Gutted for young Welbz on the injury. I predict Hernandez will go on a scoring run now and he’ll struggle to get back into the starting 11. Not a bad choice to have to make though – but I’d pick a fully firing Hernandez over Welbeck any day of the week
Where do you get these ridiculous theories from?… it’s just football, not fuckin chess… not with Ferguson anyway.
I think the truth is somewhere in between. A lot of this tactical stuff is just wankery, but I think Ferguson gives things a bit more thought than you’re giving him credit for. When it comes down to it though, I think he puts his faith in players more than systems.
Did anyone else catch Sir Alex’s comments after United beat Spurs? I’m pretty sure that he mentioned making an adjustment in his half time preparations by advising Welbeck that he didn’t need two strikers in midfield; he needed one to stay up top and provide a target.
Yep you’re right he did.
width, pace on the wings and upfront, two mids going box to box and one rooney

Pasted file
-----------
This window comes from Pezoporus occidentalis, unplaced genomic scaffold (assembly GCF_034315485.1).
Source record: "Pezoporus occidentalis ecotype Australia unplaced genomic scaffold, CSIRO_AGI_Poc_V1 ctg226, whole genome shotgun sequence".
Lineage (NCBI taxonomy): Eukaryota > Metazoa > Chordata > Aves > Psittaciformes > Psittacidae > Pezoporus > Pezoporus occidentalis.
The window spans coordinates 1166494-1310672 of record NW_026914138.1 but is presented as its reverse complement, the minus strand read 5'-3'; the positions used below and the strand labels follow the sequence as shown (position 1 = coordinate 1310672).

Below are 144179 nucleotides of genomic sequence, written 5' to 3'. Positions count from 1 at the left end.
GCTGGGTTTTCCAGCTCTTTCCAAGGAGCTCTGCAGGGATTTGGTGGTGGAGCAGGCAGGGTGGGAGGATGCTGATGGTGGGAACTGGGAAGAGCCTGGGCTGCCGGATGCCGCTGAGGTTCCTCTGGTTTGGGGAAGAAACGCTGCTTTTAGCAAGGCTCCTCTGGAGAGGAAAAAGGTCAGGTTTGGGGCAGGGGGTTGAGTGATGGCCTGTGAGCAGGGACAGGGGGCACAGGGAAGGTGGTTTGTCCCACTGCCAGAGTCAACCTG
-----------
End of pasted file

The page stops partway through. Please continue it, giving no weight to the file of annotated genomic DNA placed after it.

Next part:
No… I think I give him plenty of credit… Ferguson is old school… he does have his tactical approach… but compared to the new breed of manager, like Guardiola and Mourinho, he’s a caveman… but that’s ok, because Ferguson tends to prefer the old school type of player anyway, like Rooney.
But this article is just a load of arm chair manager nonsense.
And a defensive unit that can stop Panzers in their tracks.
That’s our Fergie.
Oh, and by the way… the real reason Ferguson is, “presisting with youth”, has fuck all to do with any tactical plan… it’s because it’s a fuck of a lot cheaper than buying Sniejder.
I dunno, I think Mourinho is more of a caveman than Fergie with his “best parked bus money can buy” approach to football. Fergie doesn’t just hump the ball up to a big bollocks striker, he does put together real ball players and good movement. But it’s true that you never see him vary from 4 at the back and dynamic wing play, and what he does in between is just about getting the most from whatever players he’s got available.